The second enhancement was also an original Charles Dow idea: that a secondary reaction lasts “from ten days to sixty days” (Wall Street Journal, January 4th, 1902) rather than the widely accepted “from three weeks to as many months”. Things DO happen faster in the 21st century. This was the thesis of Alvin Toffler’s Future Shock, as well as a premise in my more recent book.  By using Capitulation as the time to start buying and shortening the timeframe for the steps of the Dow Theory to occur, the result is a signal within a month and a half average of Capitulation, and at a 5% better/lower average entry level than the traditional Dow Theory.

     Another advancement was not available in Charles Dow’s day; that is adding the broader Standard & Poors 500 Index, in addition to Dow’s own Industrial Average and the Railroad/ Transportation Average.  The definition of bull and bear markets is also involved: Charles Dow only had 5 years to work with his 2 indices and concluded that a bull market, or bear market was “the great move covered from four to six years”.  He actually thought that a complete market cycle would last 10 years, with 5 years in a bull market and 5 years in a bear market.  We’ve had 110 more years of historic data than Dow had and now know that Bull markets have averaged less than three years, and Bear markets less than a year and a half.  Dow’s expectation was fulfilled, however, 100 years after his death when the 2002-07 bull market lasted exactly 5 years to the day.  My own definition is, indeed, specific: A minimum +19% advance, or a minimum 16% decline, on both the Dow Jones Industrials and the S&P500.  These percentages are reciprocal numbers of each other, unlike the often used plus or minus 20%.  When Bull markets meet the +19% threshold they then go on some 93% of the time to at least a +29% gain.  When Bear markets drop 16% they then go on some 81% of the time to at least a -24% decline.  It should be remembered that Dow’s Theory was a barometer to predict the future course of business activity.   A recession follows my definition of a -16% decline some 73% of the time. Using the standard -20% figure missed three recessions that the -16% definition captured.  I use the attainment of my definition of bear market as a “stop-loss” point for completing a Sell signal, or the definition of bull market as a “stop-buy” in the case of a Buy signal, when such signals had not already been completed by our interpretation of the Dow Theory for the 21st Century.

The ‘rules’ for signals as described in my book, and on our website can be abbreviated as follows:

The primary trend is interrupted by a secondary reaction lasting a minimum of 10 calendar days. The timeframe for a Buy signal is shortened to half that when it follows capitulation.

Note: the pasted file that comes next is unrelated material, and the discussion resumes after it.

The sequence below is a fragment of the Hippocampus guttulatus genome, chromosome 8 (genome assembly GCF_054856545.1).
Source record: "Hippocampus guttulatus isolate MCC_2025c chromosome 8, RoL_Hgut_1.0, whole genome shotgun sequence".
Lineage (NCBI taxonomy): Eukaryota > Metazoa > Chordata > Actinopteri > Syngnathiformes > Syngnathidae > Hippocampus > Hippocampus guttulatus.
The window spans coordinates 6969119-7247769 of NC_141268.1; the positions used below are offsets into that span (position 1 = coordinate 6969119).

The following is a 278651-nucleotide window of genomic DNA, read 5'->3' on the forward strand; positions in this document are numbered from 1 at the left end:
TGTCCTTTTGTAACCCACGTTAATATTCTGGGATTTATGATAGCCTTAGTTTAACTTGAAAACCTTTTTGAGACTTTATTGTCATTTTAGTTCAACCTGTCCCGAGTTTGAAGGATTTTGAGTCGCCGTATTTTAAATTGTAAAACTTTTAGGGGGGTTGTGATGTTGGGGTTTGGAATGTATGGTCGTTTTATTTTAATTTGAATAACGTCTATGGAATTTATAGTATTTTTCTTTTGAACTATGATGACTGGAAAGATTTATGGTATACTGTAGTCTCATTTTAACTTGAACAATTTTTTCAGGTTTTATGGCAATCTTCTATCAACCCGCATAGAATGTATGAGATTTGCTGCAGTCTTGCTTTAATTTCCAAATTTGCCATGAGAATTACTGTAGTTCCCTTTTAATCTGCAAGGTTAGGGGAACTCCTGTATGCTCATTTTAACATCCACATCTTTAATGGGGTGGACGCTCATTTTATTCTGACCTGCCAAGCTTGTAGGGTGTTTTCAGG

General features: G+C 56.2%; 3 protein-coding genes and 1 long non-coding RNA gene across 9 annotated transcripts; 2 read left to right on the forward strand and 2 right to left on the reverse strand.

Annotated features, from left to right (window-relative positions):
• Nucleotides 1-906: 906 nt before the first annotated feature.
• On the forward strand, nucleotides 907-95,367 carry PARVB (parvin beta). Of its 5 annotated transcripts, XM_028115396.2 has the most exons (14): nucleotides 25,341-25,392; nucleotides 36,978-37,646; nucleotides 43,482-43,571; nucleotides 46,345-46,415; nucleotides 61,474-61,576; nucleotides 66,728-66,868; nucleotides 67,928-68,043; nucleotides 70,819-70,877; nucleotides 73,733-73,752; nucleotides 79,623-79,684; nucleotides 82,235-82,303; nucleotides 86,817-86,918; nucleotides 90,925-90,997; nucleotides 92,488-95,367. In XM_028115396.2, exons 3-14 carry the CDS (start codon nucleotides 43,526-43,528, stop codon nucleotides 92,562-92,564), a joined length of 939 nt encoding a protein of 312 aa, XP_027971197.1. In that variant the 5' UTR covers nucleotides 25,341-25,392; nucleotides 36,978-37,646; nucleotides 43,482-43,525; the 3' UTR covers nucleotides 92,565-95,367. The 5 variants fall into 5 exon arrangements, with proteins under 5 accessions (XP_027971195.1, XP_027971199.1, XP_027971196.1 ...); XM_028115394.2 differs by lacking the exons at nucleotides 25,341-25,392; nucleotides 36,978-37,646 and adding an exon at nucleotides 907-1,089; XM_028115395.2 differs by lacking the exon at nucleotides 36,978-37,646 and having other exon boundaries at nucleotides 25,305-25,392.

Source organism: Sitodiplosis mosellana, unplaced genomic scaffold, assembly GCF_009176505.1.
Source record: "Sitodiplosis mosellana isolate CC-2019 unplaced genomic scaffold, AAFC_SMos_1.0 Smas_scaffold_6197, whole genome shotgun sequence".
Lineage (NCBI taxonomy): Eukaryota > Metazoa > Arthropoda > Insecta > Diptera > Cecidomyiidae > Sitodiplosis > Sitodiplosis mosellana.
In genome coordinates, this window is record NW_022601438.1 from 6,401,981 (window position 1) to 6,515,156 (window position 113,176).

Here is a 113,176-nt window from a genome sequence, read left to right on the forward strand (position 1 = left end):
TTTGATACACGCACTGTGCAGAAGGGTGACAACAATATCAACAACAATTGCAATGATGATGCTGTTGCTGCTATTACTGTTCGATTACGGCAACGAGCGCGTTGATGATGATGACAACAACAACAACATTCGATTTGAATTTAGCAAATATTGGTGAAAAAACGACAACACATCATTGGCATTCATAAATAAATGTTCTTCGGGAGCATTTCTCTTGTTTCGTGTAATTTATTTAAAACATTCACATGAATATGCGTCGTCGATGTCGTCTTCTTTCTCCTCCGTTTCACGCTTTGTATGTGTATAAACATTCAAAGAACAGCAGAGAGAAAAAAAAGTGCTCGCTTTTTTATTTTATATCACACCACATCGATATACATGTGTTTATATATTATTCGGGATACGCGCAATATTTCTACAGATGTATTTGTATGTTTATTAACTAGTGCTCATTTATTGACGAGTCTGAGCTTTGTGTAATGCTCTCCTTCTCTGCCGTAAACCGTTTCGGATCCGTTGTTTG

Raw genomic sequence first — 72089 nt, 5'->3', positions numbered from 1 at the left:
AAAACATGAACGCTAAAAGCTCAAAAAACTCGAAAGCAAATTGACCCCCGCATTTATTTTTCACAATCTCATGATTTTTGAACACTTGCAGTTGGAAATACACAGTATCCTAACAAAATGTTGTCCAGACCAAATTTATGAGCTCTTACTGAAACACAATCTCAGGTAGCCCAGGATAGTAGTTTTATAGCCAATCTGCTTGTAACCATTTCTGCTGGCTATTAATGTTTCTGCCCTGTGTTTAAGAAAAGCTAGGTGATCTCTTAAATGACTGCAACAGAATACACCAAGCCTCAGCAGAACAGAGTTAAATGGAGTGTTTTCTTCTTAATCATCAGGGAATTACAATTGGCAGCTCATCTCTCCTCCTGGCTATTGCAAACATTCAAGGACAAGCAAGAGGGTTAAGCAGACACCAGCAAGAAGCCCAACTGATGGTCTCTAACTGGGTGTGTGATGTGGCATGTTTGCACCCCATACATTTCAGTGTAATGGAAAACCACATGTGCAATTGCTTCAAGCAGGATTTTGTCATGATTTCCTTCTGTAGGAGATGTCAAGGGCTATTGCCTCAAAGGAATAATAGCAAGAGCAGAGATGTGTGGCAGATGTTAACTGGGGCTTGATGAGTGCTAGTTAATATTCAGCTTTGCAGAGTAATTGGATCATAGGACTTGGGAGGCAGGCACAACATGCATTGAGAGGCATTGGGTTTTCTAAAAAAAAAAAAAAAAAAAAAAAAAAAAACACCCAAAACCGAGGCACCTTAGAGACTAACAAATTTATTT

1)    In an up market, that secondary reaction will be a pullback, after which a bounce must rise at least 3% on one or more of the three indices and take at least 2

days (this eliminates ‘one-day wonders’).

2)    In a down market, the secondary reaction will be a bounce, after which a pullback must drop the same 3% over least 2 days (eliminates ‘flash crashes’/etc).

3)    THEN, in a formerly UP market, once either the Industrials or Transports confirm the S&P500 in falling below the previous pullback lows that qualifies as a

Sell,….or in a formerly DOWN market a rise above the previous bounce highs qualifies as a Buy.

4)    Of course, as was Charles Dow’s practice, we use actual closing prices. There are some lesser details and nuances that time doesn’t permit our getting into.

The specific “rules” for signals can be found in the Special Report “The Dow Theory for the 21st Century Complete Record” in the Subscriber’s Area.

The calculations from 12/31/1953 to 12/31/2010 with dividends on the Dow Jones Industrials included during invested periods, and interest from 3-month Treasury notes included when not invested, show what would have resulted in the following comparison:

Buy and Hold:                                                10.44% average annual increase.
Dow’s Theory:                                                11.89%
Dow Theory for the 21st Century:   14.07%

$1,000.00 invested in each would have grown to:

Buy and Hold:                                     $   286,561
Dow’s Theory:                                     $  605,631
Dow Theory for the 21st Century:   $1,819,102

Finally, you may be interested in the current status of our interpretation of Dow’s Theory.  We had the same sell on August 2nd that Robert Colby and most other traditional Dow Theorist’s had at the 11,886 level on the DJIA.  Then on August 8th, just six days later and over 1,000 points lower, we entered into Capitulation at the 10,809 level whereupon our ‘rules of engagement’ dictated buying a 25% position.  We completed the Buy-in process in August and I wish I could tell you we were 100% invested during the October run-up BUT instead we were scaled back by the October 3rd false breakdown, leaving us just 25% invested during the amazing 15-16% run-up in October.  And that reminds me of one of Charles Dow’s hypothesis: “The theory is not infallible. The wish must never be allowed to father the thought”.   I believe we are in the same boat again with the traditional Dow Theory currently in the 3%+ setback waiting for the Buy signal to be completed by a run up to newer highs. The difference is we are 25% invested from the Capitulation and another 25% in this setback, so are now 50% invested, waiting for whatever will come next.

     My thanks to Charles Dow for his Theory and guidance which has produced so many years of profitable signals, and I wish the same for you and thank you ladies and gentlemen for your kind attention.